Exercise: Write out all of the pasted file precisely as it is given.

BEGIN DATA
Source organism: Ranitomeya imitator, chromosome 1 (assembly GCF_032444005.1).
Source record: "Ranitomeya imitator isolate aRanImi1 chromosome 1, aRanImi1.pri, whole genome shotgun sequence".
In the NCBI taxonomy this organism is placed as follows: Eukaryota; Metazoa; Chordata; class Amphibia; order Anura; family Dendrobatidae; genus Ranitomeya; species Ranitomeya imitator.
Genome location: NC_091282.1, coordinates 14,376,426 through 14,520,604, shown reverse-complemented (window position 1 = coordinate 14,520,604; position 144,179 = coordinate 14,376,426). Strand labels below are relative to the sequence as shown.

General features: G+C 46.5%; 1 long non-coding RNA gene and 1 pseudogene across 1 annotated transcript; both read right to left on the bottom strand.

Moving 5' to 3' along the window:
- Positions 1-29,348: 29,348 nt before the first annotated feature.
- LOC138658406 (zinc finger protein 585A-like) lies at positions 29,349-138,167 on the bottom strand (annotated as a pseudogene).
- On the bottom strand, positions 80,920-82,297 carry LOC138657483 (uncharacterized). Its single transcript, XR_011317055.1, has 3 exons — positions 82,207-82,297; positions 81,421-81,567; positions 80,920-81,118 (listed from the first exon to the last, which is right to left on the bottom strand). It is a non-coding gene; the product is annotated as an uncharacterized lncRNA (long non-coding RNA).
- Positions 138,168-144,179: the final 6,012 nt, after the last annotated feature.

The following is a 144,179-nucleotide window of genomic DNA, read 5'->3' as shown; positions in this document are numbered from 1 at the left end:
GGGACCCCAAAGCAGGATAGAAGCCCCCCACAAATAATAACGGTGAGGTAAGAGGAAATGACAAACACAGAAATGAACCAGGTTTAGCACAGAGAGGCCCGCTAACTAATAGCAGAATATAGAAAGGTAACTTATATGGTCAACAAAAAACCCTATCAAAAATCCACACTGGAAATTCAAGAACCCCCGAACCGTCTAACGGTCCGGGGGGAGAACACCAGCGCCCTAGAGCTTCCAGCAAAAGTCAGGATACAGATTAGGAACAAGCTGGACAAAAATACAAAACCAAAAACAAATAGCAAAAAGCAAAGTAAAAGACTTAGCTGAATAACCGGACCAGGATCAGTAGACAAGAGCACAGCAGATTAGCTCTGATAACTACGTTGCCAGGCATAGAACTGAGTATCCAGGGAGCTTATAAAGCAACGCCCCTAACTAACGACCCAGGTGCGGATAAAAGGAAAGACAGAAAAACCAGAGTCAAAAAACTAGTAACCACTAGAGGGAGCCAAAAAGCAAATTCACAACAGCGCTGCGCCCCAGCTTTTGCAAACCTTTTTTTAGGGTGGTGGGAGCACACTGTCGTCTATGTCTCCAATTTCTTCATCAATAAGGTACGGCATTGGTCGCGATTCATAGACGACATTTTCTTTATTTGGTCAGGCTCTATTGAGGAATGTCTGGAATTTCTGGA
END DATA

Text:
Source organism: Ranitomeya imitator, chromosome 1 (assembly GCF_032444005.1).
Source record: "Ranitomeya imitator isolate aRanImi1 chromosome 1, aRanImi1.pri, whole genome shotgun sequence".
In the NCBI taxonomy this organism is placed as follows: Eukaryota; Metazoa; Chordata; class Amphibia; order Anura; family Dendrobatidae; genus Ranitomeya; species Ranitomeya imitator.
Genome location: NC_091282.1, coordinates 14,376,426 through 14,520,604, shown reverse-complemented (window position 1 = coordinate 14,520,604; position 144,179 = coordinate 14,376,426). Strand labels below are relative to the sequence as shown.

General features: G+C 46.5%; 1 long non-coding RNA gene and 1 pseudogene across 1 annotated transcript; both read right to left on the bottom strand.

Moving 5' to 3' along the window:
- Positions 1-29,348: 29,348 nt before the first annotated feature.
- LOC138658406 (zinc finger protein 585A-like) lies at positions 29,349-138,167 on the bottom strand (annotated as a pseudogene).
- On the bottom strand, positions 80,920-82,297 carry LOC138657483 (uncharacterized). Its single transcript, XR_011317055.1, has 3 exons — positions 82,207-82,297; positions 81,421-81,567; positions 80,920-81,118 (listed from the first exon to the last, which is right to left on the bottom strand). It is a non-coding gene; the product is annotated as an uncharacterized lncRNA (long non-coding RNA).
- Positions 138,168-144,179: the final 6,012 nt, after the last annotated feature.

The following is a 144,179-nucleotide window of genomic DNA, read 5'->3' as shown; positions in this document are numbered from 1 at the left end:
GGGACCCCAAAGCAGGATAGAAGCCCCCCACAAATAATAACGGTGAGGTAAGAGGAAATGACAAACACAGAAATGAACCAGGTTTAGCACAGAGAGGCCCGCTAACTAATAGCAGAATATAGAAAGGTAACTTATATGGTCAACAAAAAACCCTATCAAAAATCCACACTGGAAATTCAAGAACCCCCGAACCGTCTAACGGTCCGGGGGGAGAACACCAGCGCCCTAGAGCTTCCAGCAAAAGTCAGGATACAGATTAGGAACAAGCTGGACAAAAATACAAAACCAAAAACAAATAGCAAAAAGCAAAGTAAAAGACTTAGCTGAATAACCGGACCAGGATCAGTAGACAAGAGCACAGCAGATTAGCTCTGATAACTACGTTGCCAGGCATAGAACTGAGTATCCAGGGAGCTTATAAAGCAACGCCCCTAACTAACGACCCAGGTGCGGATAAAAGGAAAGACAGAAAAACCAGAGTCAAAAAACTAGTAACCACTAGAGGGAGCCAAAAAGCAAATTCACAACAGCGCTGCGCCCCAGCTTTTGCAAACCTTTTTTTAGGGTGGTGGGAGCACACTGTCGTCTATGTCTCCAATTTCTTCATCAATAAGGTACGGCATTGGTCGCGATTCATAGACGACATTTTCTTTATTTGGTCAGGCTCTATTGAGGAATGTCTGGAATTTCTGGA